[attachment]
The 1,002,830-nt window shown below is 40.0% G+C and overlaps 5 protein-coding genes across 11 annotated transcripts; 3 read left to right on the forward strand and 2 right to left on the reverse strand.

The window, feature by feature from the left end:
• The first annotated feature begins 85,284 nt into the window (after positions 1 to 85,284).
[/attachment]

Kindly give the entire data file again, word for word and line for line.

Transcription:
The 1,002,830-nt window shown below is 40.0% G+C and overlaps 5 protein-coding genes across 11 annotated transcripts; 3 read left to right on the forward strand and 2 right to left on the reverse strand.

The window, feature by feature from the left end:
• The first annotated feature begins 85,284 nt into the window (after positions 1 to 85,284).